Every normal heartbeat starts in a group of special pacemaker cells in the upper right chamber of the heart. These cells send a regular electrical signal that causes the heart to contract (squeeze) and push blood into other parts of the heart and out to the body. Electrocardiography (also called ECG or EKG) is a painless test that shows the electrical activity of the heart. It can be done to check how strong and regular or irregular your heart is beating, measure the heart rate, and show damage to the heart muscle. It can also be done to check how well heart medicines or a heart pacemaker is working.
How is continuous electrocardiography done?
Before the test:
No preparation is necessary for continuous electrocardiography. The test is usually done while you rest in your hospital bed or walk around in your room.
During the test:
Small, sticky pads will be placed on the skin of your chest. Long wires, called leads, will be attached to the pads. The wires will be connected to a machine in your room or to a small machine that you can wear in a pocket. If you have a small machine, the signals will be sent to a monitor that is watched closely. You will be able to move around with continuous cardiac monitoring as much as your healthcare provider allows.
After the test:
There is no special recovery needed after continuous electrocardiography.
You may stay in the hospital for a few hours or several days, depending on your condition and your test results.
While you are in the hospital, you will be checked often by nursing staff.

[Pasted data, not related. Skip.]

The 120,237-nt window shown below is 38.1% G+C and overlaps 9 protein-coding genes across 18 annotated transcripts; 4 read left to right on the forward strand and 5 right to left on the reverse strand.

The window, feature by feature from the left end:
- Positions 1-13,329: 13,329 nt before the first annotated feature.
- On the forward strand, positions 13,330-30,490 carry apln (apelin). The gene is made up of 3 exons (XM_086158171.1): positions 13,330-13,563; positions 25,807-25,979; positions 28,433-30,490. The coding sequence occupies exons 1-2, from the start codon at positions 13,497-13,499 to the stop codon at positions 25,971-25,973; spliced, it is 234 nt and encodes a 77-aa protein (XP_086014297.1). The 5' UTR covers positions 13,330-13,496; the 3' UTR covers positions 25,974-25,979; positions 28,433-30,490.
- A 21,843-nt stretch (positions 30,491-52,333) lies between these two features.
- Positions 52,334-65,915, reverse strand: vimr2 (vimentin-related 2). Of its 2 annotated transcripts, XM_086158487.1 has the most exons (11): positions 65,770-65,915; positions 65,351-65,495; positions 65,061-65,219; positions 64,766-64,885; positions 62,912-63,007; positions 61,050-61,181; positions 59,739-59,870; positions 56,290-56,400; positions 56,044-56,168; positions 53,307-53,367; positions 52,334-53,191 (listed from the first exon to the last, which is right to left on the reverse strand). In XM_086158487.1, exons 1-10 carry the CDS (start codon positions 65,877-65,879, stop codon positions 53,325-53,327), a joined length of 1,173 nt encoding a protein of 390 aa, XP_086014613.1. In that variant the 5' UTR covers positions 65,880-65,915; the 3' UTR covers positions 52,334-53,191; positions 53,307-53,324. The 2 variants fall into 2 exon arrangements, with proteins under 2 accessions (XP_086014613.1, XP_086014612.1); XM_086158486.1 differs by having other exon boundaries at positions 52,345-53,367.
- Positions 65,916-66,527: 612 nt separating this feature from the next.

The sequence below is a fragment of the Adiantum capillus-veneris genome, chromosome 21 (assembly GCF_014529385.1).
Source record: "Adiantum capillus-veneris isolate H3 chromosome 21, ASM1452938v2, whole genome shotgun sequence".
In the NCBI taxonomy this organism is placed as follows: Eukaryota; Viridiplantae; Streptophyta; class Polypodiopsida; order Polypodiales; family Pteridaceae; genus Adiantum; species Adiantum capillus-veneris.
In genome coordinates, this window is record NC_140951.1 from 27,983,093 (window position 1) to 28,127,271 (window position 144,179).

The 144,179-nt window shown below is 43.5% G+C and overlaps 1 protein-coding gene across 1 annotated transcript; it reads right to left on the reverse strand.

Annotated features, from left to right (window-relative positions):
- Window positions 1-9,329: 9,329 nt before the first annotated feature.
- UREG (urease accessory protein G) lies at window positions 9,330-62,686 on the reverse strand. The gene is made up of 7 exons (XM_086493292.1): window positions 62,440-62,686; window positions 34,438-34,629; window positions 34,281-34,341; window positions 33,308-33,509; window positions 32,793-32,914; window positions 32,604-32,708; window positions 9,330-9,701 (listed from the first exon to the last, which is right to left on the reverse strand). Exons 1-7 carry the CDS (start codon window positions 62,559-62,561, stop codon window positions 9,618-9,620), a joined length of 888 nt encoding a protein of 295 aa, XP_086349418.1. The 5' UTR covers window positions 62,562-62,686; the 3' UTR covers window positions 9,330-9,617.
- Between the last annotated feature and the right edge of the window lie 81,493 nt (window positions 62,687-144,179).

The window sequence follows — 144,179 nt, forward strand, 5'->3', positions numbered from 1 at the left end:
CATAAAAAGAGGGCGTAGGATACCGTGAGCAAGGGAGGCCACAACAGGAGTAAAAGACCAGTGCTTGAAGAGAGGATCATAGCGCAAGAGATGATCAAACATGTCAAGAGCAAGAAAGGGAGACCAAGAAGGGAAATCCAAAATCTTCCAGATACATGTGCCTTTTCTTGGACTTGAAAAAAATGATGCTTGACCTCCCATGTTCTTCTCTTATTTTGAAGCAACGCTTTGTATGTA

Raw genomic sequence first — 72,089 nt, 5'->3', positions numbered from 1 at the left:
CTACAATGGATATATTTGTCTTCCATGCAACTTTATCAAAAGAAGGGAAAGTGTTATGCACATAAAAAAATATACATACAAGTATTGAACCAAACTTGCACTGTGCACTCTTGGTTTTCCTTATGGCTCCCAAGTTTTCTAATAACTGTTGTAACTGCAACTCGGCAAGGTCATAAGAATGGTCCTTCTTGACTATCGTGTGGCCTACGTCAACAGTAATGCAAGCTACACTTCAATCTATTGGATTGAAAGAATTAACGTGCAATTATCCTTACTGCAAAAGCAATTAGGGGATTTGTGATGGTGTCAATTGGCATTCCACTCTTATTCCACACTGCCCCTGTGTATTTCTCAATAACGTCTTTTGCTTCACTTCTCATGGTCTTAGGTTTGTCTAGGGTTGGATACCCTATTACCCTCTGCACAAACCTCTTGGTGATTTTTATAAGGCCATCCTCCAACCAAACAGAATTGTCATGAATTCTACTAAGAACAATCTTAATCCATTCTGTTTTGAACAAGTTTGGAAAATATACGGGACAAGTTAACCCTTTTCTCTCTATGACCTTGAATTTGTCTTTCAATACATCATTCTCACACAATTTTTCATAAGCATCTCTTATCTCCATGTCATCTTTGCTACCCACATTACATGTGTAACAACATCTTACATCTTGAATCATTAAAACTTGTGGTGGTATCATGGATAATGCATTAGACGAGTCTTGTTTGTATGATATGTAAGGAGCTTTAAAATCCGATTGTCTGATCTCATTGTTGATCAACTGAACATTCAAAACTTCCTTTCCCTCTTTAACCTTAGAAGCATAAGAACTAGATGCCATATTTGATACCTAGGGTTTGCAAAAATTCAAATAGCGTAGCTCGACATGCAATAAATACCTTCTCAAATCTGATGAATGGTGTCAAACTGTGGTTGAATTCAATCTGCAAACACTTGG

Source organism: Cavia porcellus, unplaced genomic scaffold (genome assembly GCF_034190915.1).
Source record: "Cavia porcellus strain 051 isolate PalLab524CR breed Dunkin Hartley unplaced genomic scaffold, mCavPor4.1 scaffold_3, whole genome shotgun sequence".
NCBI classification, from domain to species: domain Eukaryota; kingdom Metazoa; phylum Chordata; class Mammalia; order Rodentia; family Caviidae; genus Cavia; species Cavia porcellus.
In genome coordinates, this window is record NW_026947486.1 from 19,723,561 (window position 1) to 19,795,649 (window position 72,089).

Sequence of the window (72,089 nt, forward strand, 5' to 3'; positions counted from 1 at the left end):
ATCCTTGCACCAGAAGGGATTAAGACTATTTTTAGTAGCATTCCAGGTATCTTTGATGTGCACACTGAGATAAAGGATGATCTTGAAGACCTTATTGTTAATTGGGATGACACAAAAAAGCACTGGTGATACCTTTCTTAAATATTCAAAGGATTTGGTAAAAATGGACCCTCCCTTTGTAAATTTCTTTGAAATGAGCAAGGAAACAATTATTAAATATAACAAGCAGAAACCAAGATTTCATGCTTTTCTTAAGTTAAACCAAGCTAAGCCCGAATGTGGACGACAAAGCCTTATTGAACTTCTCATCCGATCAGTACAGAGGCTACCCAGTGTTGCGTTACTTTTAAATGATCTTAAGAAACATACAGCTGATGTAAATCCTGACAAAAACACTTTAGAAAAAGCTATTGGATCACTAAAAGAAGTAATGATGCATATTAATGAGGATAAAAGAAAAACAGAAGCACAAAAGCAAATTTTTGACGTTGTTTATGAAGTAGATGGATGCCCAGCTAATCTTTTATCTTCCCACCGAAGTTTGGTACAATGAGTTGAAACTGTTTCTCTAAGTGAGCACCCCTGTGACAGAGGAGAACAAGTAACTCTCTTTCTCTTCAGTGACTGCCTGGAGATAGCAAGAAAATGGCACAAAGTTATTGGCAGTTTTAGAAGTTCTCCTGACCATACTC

Your provider will use your test results to make a plan for your care. If you go home from the hospital after this test, call 911 if you have:
Chest pain or pressure, squeezing, or fullness in the center of your chest that lasts more than a few minutes, or goes away and comes back (may feel like indigestion or heartburn)
Pain or discomfort in one or both arms or shoulders, or in your back, neck, jaw, or stomach
Breaking out in a cold sweat for no known reason
Along with the previous symptoms, feeling very tired, faint, or sick to your stomach
Feeling like your heart is beating too fast, too slow, or skipping beats
Call your healthcare provider if you have questions about the test.
What does the test result mean?
This test is only one part of a larger picture that includes your medical history and current health. Talk to your healthcare provider about your result and any follow up care you may need.
If your test results are not normal, ask your healthcare provider:
If you need additional tests
If you need treatment, and if so what your treatment plan choices are
If you need to make any lifestyle changes to keep your heart healthy
Developed by RelayHealth.
Acute Care Advisor 2015.1 published by RelayHealth. Last modified: 2014-07-30 Last reviewed: 2014-07-31
This content is reviewed periodically and is subject to change as new health information becomes available. The information is intended to inform and educate and is not a replacement for medical evaluation, advice, diagnosis or treatment by a healthcare professional.
Electrocardiography, Continuous: References
Braunwald, E., & Bonow, R. O. (2012). Braunwald’s heart disease: a textbook of cardiovascular medicine (9th ed.). Philadelphia: Saunders.